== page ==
Using Engine Smokestacks to Estimate Photograph Dates...

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Using Engine Smokestacks to Estimate Photograph Dates...

chtrout
This post was updated on .
While I believe I am fairly familiar with the various smokestack-configurations used on the engines of the DSP&P and its successors, I am having trouble locating an authoritative source for their various periods of use.  While I am certain I have seen such a listing in the past, bonehead that I am, I can no longer locate it.

– Here are the smokestack configurations I'm aware of, please let me know if I have missed any:

(listed in order-of-use, to my best understanding)   

-- Listing edited to include late additions...

• Diamond
• Nesmith
• Congdon
• McConnell ("pancake")
• Straight ("shotgun")
• Straight; modified with fluted cap
• Straight; modified with a Como "cone" spark arrester
• Straight; modified with a Ridgeway ("Bear Trap") spark arrester

In addition to engine numbers and renumbering, as well as various contextual clues, I have often found it is somewhat useful to estimate the date of a photograph based on the engine smokestack in use.  Of course, these dates were somewhat "soft" during transition periods when one stack was discontinued and engines were gradually refitted with the next version.

Can anyone help with a possible list of dates?
Craig H. Trout
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Re: Using Engine Smokestacks to Estimate Photograph Dates...

skip
chtrout wrote
– Here are the smokestack configurations I'm aware of, please let me know if I have missed any:

(listed in order-of-use, to my best understanding)

• Diamond
• Nesmith
• Congdon
• McConnell ("pancake")
• Straight ("shotgun")
• Straight; modified with a Ridgeway ("Bear Trap") spark arrester
Don't forget between "Straight" and "Ridgeway" mid to late 19-teens. Straight; modified with a Como "cone" spark arrester.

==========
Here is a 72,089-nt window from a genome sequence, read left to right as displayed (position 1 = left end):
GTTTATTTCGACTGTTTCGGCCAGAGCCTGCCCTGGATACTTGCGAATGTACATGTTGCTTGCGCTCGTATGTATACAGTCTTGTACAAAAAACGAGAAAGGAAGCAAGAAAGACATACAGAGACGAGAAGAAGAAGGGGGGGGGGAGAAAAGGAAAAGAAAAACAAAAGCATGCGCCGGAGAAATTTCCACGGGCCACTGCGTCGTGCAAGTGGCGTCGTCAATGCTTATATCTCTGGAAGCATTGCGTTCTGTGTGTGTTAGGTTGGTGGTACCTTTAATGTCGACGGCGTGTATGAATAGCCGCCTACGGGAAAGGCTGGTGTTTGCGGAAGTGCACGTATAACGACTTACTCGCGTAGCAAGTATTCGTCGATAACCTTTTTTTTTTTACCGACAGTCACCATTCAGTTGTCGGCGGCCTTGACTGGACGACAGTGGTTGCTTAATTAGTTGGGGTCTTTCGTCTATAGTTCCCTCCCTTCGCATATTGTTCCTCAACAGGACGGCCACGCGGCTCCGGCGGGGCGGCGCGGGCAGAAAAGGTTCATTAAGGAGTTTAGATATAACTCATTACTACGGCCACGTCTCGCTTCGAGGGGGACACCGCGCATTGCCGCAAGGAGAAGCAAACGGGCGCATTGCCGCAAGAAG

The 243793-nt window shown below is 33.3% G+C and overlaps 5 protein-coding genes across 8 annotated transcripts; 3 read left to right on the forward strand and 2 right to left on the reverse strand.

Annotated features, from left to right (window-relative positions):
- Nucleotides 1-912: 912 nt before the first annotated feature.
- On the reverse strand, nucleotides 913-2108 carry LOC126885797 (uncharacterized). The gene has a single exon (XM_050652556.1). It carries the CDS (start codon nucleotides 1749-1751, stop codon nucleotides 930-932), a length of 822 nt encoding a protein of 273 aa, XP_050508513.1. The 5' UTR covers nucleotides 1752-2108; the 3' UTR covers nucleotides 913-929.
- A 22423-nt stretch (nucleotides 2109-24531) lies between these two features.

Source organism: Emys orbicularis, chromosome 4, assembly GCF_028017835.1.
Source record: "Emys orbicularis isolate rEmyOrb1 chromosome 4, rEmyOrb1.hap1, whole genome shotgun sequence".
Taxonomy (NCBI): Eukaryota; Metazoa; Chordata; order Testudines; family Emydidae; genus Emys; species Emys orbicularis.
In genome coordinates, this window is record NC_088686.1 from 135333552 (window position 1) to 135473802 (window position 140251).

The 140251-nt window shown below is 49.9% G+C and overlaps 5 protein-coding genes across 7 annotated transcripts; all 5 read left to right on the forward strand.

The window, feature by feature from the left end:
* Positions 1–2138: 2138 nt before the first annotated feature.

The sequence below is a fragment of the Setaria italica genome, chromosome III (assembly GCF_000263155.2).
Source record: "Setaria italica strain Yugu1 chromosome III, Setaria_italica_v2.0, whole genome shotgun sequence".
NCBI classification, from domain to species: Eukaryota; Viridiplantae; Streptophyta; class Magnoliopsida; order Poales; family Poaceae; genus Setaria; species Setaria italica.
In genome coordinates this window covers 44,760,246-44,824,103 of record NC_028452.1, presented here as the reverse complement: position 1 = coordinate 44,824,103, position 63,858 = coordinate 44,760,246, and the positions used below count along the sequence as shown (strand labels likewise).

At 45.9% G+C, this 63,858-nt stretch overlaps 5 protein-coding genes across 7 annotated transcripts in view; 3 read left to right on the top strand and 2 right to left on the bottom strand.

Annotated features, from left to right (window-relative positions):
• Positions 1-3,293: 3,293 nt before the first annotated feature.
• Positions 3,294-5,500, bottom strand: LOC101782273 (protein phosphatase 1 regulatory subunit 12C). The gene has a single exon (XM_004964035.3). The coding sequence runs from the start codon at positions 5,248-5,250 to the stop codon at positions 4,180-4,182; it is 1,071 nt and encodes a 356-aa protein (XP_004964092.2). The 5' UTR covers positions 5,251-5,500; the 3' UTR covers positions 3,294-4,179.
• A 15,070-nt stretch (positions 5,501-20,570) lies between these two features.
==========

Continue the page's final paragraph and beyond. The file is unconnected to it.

Skip Egdorf
Skip Egdorf
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Re: Using Engine Smokestacks to Estimate Photograph Dates...

chtrout
This post was updated on .
Thanks Skip, I have now added it into the original list...  (with an edit)
Craig H. Trout
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Re: Using Engine Smokestacks to Estimate Photograph Dates...

South Park
  A few photos exist of a fluted capped stack that made a brief appearance
on one or more locomotives in the late 80's (?)
"Duty above all else except Honor"
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Re: Using Engine Smokestacks to Estimate Photograph Dates...

Chris Walker
Such as this one, eh Sth Pk!

http://digital.denverlibrary.org/cdm/ref/collection/p15330coll22/id/71907
UpSideDownC
in New Zealand
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Re: Using Engine Smokestacks to Estimate Photograph Dates...

chtrout
South Park & Chris,

Thanks, I had totally missed the "straight stack with fluted cap," and have now edited my original list to include it.  I have no idea where it should fit in sequence-wise, so I just arbitrarily inserted and can change the order later, if need be.
Craig H. Trout
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Re: Using Engine Smokestacks to Estimate Photograph Dates...

Mike Trent
Administrator
In reply to this post by chtrout
Hi, Craig, I don't profess to be any sort of expert on all of this, but the Ridgway cinder catcher was patented and put into use in 1918.

I also believe the "pancake" stack is actually an earlier UP design but quite similar to the McConnell, which appeared in the 1890's. It had a flattened upper part of the diamond like the McConnell, but the stack was wider. And, it appears in the 1880's during a period when the UP was experimenting with various designs. But I would make a distinction between the two.